2. ¿Manteca, si o no? Lard-free pan dulce might help land the new demo.

  3. I love pan dulce and they have done a really nice job over there at Elsa’s. Thanks for profiling such a sweet business. This is what make Highland Park such a wonderful place, pan dulce next to french cuisine. All good!

  4. Beautifully reported Nathan, you beat me to the punch vato! Haha. Props, seriously. I love HLP for this exactly.

    And to answer the question about manteca. Pork manteca stopped being used in the urban American panaderia industry as soon as much cheaper vegetable shortenings became available at restaurant supply stores, so take a nibble and enjoy the hydrogenated fat linger on your tongue. After all, we wouldn’t want to be ingesting any of that “nasty” naturally rendered stuff that a lot of our grandmothers and great grandmothers lived to be 90+ on, right?

  5. Did they get a permit for the outside chairs?

  6. I agree with the article, it’s great this was kept as Pan Dulce. Sounds like with the equipment and cost of materials, they should turn a profit and stay on York.

    I would also venture to say pan dulce is not as prevalent in Los Feliz or Silver Lake, although there is a popular Filipino bakery there. Anyway, the gentrying hipsters will likely enjoy seeing what to them could be a new cultural cuisine. Sure, they know Armenian pastries from Jon’s and Ara’s Pastries, but Latino pan dulce may find a sweet spot with them (no pun intended).

  7. the great cornJULIO!

    Do they offer wifi too?

  8. Now if that can just get rid of the party store, the computer repair shop and The MJ diispensary then York might live up to the hype.

    • You forgot the hermosillo’s, those two trendy coffee shops, BA, and those two bars.

      HP, are you from Huntington Park?

    • York does live up to the hype. Go there on any art walk and you’ll see plenty of people out. Same goes for a weekend night. Figueroa is stating to liven up too, with their own art gallery and record store, both which have hipster speak easy nights. It’d be nice to get another yoga studio, Namaste is far too expensive. While the Starbucks at York and Fig is welcome, a ma and pa shop would be welcome (de leche closes way too early).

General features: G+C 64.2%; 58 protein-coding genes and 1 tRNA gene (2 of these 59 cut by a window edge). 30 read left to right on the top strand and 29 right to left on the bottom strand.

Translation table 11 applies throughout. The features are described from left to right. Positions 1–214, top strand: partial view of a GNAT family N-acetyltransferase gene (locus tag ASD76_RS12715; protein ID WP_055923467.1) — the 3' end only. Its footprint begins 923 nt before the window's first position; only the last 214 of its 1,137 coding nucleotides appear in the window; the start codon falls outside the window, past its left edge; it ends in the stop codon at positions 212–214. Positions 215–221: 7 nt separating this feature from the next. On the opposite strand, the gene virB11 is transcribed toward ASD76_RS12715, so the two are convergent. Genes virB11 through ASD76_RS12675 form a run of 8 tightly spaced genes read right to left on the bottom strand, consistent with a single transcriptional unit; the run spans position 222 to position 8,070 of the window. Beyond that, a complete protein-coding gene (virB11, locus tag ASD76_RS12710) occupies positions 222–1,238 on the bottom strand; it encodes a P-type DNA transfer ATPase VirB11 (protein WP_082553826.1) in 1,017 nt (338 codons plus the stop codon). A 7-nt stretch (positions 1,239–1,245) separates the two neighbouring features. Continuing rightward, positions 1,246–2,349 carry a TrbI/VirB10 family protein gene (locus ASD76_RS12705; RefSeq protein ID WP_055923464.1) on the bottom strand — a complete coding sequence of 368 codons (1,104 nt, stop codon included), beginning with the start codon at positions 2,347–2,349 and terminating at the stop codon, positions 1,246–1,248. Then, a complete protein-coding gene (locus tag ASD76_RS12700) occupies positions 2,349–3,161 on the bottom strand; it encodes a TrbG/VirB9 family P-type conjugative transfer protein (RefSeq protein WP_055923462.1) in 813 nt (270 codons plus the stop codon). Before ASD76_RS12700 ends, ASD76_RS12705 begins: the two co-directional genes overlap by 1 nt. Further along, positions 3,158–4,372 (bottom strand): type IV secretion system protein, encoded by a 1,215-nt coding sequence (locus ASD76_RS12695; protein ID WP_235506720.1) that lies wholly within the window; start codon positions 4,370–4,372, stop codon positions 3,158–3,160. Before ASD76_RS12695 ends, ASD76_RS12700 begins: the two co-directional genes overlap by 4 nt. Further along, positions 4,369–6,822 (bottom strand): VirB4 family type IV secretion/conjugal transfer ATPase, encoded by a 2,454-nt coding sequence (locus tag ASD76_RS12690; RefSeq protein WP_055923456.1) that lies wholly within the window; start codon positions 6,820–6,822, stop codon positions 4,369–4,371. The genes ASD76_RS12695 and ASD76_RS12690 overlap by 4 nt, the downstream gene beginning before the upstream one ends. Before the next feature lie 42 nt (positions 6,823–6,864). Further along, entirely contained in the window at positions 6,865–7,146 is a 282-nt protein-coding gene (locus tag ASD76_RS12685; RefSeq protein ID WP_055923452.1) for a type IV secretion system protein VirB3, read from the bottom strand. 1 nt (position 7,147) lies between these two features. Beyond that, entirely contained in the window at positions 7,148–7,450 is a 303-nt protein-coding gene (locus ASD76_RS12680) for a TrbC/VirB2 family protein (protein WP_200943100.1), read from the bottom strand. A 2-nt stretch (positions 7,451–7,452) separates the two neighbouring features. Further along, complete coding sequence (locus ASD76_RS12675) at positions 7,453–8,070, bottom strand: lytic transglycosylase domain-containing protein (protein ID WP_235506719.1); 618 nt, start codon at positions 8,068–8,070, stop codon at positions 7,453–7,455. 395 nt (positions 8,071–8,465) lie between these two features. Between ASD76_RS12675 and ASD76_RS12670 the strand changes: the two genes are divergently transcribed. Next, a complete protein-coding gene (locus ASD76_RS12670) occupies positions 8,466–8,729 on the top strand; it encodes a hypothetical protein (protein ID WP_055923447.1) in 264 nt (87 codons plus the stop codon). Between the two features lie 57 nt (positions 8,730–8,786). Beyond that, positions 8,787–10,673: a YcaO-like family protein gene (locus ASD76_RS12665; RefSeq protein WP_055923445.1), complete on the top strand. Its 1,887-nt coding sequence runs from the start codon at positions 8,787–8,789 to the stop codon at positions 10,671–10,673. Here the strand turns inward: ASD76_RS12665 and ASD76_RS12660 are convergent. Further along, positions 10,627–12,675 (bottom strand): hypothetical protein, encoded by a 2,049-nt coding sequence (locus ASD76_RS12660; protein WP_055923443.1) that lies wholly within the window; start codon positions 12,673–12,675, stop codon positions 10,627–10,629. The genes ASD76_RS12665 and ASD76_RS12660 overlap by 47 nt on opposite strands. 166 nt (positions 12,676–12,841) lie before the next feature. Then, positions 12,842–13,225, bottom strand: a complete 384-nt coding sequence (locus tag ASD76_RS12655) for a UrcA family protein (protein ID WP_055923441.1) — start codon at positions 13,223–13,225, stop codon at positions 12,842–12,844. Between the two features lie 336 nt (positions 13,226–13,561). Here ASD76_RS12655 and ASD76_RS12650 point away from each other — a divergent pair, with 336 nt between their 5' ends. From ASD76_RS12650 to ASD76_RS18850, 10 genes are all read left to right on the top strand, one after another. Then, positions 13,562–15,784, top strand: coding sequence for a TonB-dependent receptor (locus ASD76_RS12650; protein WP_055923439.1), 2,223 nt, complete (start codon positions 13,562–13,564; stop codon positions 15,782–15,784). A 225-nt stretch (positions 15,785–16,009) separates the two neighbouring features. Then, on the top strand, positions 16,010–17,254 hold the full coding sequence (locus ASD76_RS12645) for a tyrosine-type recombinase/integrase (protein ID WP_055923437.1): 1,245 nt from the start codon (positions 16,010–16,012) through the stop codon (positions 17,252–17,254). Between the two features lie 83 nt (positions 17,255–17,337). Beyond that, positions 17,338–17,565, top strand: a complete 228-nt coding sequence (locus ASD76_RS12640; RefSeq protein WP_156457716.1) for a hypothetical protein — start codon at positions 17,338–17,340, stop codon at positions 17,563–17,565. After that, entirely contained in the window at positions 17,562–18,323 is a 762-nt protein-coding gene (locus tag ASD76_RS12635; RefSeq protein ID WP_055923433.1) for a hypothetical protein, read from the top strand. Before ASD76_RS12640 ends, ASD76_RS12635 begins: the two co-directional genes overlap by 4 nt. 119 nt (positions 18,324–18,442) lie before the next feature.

9. Cafe De Lech does closes early, but I’m hoping Donut Friend stays open later so I can have a place to hang out drink some coffee , eat donuts, while studying in the evening.

  10. Great news about Elsa. They’re open 6am-10pm. They have wifi. The cappuccino machine is there. Also, they offer a morning special, coffee + pan dulce for $1.25.

    Their pan dulce is more expensive than El Super or Super A. However the sizes are larger and I would say the quality is superior. I’m fine paying more for sweet bread if it supports local business.

    Go Elsa!

  11. I’ve lived in HP (NO, it’s NOT HLP!) since my parents bought the home I now live in, when I was two. I’ve seen it go from homey suburb, to ghetto, to the confused child it is today. I have great hopes that I’ll be able to walk the streets at night again, everywhere in HP, without having to watch my back. I live on the York end, and have seen the changes here…though not all are welcome (traffic jams due to narrowing a BUSY street, that make me avoid York Blvd like the plague), but most are. I’ve noticed rents going up, and lower income people and lower end indie shops closing down…now if we could only get rid of the onslaught of homeless people, and the El Super, in favor of an organic market and I’d be a happy camper!

  12. While it may seem appropriate to call Highland Park HP. Most people call it HLP because Huntington Park is already referred as HP by many here in LA. However, people will call it whatever they want among their circle of friends.

    Lol at the people that want to get rid of businesses.
    You aren’t any better than the people opposed to gentrification.
    This isn’t Brooklyn and you wont gentrify it completely.

    Funny how KD praises rents going up but then complaints about the homeless people. What do you expect?